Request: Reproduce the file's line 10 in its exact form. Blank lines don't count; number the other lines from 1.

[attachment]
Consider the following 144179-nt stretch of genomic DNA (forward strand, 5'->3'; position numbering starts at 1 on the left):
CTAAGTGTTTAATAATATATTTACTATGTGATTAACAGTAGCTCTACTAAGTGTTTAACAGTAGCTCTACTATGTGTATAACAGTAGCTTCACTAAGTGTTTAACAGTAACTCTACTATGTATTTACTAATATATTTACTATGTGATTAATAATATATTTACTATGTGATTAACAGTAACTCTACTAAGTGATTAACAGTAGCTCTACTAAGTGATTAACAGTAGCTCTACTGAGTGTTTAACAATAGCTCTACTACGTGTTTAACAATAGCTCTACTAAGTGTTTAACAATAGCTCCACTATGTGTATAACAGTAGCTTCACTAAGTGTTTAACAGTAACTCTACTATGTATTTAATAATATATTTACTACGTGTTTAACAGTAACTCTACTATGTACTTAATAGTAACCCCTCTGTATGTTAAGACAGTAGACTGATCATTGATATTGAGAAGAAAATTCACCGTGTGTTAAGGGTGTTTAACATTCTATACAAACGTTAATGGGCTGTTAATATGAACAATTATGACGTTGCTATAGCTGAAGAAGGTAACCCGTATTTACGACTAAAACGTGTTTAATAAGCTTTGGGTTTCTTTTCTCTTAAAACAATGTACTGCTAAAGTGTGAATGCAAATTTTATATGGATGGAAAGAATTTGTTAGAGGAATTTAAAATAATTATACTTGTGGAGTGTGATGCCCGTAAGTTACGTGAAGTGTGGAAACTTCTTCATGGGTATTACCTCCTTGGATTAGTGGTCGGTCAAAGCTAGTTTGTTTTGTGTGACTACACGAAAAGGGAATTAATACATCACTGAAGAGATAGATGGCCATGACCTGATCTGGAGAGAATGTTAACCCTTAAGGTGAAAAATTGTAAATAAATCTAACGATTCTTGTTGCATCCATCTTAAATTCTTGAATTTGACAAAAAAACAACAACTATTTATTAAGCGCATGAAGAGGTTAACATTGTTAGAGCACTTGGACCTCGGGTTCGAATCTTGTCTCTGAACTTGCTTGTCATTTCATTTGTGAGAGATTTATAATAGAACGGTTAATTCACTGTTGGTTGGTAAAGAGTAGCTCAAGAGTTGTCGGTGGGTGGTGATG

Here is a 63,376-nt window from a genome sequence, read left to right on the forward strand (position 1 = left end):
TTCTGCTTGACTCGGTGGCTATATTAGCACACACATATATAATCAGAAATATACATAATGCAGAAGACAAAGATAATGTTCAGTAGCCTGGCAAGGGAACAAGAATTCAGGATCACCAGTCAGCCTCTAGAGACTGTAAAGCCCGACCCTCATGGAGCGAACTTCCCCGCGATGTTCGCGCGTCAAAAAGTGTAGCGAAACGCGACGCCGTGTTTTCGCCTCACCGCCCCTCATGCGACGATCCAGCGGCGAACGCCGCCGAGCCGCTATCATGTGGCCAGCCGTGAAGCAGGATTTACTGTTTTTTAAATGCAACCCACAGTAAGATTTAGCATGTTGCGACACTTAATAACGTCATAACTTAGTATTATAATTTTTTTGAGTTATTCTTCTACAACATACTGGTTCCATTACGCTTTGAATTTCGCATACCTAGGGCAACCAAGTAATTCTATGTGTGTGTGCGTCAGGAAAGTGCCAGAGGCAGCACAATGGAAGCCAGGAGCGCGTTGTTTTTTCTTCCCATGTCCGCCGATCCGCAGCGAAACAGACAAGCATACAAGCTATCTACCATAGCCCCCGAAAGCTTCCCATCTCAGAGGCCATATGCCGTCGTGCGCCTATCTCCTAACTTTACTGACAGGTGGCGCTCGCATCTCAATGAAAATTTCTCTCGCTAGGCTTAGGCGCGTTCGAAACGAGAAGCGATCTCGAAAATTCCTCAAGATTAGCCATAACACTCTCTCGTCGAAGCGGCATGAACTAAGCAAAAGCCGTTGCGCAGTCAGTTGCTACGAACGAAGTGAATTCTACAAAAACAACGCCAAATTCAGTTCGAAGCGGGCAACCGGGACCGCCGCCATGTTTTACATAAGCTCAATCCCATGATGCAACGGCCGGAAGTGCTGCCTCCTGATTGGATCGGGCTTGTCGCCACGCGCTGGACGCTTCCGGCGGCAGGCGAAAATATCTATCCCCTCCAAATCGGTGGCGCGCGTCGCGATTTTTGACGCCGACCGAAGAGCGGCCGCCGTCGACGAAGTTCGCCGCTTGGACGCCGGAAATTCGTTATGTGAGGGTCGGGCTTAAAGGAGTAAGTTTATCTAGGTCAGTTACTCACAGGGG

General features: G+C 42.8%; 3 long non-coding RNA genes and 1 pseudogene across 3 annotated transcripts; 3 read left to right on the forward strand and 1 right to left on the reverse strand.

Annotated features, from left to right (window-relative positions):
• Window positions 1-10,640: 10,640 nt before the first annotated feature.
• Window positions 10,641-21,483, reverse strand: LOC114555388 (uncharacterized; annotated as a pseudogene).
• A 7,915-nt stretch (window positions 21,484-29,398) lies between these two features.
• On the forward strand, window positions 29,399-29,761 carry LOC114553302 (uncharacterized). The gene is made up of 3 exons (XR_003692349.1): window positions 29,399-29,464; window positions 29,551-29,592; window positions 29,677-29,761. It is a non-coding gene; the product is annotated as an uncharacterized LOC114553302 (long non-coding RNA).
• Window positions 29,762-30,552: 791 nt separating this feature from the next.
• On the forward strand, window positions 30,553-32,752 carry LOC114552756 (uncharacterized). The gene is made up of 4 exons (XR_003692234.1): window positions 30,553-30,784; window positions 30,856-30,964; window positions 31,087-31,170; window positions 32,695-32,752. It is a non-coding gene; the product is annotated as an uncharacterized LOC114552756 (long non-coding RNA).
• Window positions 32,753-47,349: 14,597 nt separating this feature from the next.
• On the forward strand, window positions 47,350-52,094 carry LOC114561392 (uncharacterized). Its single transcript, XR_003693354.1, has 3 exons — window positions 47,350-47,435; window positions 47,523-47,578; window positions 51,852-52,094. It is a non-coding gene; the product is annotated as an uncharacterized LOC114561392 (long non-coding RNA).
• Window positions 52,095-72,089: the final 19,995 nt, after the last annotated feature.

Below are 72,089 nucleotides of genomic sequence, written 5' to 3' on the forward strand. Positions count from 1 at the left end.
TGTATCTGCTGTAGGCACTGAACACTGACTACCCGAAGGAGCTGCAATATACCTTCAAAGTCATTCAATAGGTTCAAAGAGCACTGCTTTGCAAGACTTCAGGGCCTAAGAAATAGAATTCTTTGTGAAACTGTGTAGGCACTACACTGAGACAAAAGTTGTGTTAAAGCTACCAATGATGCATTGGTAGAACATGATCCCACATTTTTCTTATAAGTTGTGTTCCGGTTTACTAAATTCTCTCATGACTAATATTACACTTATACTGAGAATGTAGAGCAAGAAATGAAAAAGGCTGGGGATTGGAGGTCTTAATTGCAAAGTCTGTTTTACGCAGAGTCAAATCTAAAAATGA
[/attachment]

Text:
• On the forward strand, window positions 29,399-29,761 carry LOC114553302 (uncharacterized). The gene is made up of 3 exons (XR_003692349.1): window positions 29,399-29,464; window positions 29,551-29,592; window positions 29,677-29,761. It is a non-coding gene; the product is annotated as an uncharacterized LOC114553302 (long non-coding RNA).